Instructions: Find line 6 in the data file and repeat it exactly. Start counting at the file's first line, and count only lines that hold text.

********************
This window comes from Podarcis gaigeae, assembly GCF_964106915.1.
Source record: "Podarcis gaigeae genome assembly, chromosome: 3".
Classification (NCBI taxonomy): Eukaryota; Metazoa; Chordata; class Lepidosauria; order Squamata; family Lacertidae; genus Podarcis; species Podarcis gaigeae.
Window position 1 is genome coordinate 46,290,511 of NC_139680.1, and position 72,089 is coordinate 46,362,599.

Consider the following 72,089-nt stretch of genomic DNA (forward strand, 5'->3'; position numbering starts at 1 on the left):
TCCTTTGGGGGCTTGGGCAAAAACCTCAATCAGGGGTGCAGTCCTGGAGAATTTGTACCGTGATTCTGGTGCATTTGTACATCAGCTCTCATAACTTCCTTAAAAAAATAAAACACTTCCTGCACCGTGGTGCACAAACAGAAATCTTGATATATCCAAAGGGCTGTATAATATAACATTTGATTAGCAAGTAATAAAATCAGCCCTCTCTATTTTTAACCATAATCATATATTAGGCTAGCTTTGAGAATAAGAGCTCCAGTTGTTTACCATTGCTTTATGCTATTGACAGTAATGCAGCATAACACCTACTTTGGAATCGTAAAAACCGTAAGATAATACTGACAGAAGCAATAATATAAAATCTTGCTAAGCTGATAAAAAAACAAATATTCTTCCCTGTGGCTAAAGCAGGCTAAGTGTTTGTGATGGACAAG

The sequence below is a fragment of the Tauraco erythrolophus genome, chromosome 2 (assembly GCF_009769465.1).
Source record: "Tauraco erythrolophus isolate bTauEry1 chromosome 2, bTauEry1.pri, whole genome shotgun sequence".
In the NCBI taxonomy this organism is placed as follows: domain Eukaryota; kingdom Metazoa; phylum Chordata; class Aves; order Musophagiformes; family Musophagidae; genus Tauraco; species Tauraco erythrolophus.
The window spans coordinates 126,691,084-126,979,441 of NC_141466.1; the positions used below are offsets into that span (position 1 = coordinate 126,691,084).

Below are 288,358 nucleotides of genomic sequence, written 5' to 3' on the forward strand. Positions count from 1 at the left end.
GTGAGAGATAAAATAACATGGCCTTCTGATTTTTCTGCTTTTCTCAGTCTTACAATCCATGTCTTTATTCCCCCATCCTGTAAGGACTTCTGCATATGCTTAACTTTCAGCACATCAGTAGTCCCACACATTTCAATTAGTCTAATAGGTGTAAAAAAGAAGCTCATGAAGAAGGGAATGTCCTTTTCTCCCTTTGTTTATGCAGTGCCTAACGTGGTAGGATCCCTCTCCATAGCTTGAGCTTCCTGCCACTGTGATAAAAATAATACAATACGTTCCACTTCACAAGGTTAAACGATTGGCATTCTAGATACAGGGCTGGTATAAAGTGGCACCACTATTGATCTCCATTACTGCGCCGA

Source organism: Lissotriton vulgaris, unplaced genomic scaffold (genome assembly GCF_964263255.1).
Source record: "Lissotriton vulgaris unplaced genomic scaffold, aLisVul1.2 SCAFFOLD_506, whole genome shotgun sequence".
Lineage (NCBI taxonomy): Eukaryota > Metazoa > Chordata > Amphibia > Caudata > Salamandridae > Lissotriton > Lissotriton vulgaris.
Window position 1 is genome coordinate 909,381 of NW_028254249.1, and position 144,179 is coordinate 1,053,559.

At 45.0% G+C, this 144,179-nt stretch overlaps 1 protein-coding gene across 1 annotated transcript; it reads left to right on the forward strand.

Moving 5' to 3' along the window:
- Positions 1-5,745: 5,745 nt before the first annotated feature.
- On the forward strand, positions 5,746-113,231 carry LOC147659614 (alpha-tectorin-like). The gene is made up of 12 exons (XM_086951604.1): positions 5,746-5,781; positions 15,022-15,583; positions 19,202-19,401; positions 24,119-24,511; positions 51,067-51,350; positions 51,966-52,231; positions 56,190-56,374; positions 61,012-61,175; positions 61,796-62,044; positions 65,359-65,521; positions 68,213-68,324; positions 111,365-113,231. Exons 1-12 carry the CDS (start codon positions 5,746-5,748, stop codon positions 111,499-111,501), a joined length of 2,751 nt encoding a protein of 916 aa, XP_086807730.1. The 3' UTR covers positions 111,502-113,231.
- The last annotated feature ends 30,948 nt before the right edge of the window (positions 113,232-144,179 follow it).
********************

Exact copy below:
TCCTTTGGGGGCTTGGGCAAAAACCTCAATCAGGGGTGCAGTCCTGGAGAATTTGTACCGTGATTCTGGTGCATTTGTACATCAGCTCTCATAACTTCCTTAAAAAAATAAAACACTTCCTGCACCGTGGTGCACAAACAGAAATCTTGATATATCCAAAGGGCTGTATAATATAACATTTGATTAGCAAGTAATAAAATCAGCCCTCTCTATTTTTAACCATAATCATATATTAGGCTAGCTTTGAGAATAAGAGCTCCAGTTGTTTACCATTGCTTTATGCTATTGACAGTAATGCAGCATAACACCTACTTTGGAATCGTAAAAACCGTAAGATAATACTGACAGAAGCAATAATATAAAATCTTGCTAAGCTGATAAAAAAACAAATATTCTTCCCTGTGGCTAAAGCAGGCTAAGTGTTTGTGATGGACAAG